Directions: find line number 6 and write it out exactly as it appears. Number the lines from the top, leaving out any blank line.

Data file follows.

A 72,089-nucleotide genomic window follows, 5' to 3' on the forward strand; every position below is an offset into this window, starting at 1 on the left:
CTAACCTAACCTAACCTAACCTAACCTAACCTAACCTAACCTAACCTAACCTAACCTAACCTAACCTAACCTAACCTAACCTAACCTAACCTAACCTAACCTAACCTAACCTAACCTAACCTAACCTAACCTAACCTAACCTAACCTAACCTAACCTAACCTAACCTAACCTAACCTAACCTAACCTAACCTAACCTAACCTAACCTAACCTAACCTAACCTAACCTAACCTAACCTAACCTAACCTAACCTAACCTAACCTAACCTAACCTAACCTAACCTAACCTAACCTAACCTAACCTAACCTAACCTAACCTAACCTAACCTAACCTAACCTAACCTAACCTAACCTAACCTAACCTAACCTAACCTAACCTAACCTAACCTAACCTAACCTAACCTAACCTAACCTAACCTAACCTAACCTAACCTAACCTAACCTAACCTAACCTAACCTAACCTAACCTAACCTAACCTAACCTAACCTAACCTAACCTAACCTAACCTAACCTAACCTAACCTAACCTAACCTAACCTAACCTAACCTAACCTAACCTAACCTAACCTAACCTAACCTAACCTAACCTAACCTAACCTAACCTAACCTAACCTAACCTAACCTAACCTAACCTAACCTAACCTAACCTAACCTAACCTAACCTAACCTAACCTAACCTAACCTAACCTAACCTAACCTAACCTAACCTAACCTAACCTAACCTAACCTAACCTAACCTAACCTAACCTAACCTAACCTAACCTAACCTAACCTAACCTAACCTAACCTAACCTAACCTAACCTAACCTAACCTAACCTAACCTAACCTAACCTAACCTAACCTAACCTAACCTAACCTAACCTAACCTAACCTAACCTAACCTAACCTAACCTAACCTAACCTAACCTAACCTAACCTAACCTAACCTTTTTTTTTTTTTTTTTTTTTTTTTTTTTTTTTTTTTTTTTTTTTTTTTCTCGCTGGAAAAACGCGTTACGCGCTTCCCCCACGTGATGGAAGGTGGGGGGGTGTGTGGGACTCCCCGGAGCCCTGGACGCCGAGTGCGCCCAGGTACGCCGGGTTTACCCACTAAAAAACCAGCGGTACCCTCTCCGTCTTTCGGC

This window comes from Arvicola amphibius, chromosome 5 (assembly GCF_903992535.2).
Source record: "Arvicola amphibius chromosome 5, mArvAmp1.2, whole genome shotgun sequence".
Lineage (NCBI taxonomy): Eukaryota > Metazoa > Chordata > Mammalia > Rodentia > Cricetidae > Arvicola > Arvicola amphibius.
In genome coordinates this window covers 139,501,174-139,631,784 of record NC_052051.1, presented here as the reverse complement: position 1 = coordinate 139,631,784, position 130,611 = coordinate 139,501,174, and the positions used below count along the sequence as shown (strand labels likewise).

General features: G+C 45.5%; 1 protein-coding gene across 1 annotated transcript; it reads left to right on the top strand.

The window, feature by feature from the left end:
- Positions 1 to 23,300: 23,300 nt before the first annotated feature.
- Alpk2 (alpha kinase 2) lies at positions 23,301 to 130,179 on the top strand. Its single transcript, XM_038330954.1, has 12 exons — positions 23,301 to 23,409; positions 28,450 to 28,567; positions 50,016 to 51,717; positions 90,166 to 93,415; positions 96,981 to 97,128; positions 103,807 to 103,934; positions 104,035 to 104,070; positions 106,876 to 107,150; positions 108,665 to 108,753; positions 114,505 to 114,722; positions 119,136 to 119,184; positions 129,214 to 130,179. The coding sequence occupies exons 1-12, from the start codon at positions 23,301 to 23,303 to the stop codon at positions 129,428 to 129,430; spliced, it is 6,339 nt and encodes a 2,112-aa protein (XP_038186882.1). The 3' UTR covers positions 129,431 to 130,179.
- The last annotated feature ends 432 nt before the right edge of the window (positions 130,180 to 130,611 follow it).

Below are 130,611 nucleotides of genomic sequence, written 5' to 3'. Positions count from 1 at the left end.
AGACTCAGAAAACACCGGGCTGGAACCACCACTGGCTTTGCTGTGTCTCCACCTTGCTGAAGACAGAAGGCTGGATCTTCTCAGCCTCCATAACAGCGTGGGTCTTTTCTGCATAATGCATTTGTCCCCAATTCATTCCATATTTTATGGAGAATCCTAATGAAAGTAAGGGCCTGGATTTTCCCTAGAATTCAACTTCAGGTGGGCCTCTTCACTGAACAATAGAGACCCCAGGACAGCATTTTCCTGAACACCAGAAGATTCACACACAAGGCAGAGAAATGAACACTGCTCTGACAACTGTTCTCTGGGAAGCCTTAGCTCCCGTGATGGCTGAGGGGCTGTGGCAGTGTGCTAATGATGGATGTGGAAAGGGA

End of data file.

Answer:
In genome coordinates this window covers 139,501,174-139,631,784 of record NC_052051.1, presented here as the reverse complement: position 1 = coordinate 139,631,784, position 130,611 = coordinate 139,501,174, and the positions used below count along the sequence as shown (strand labels likewise).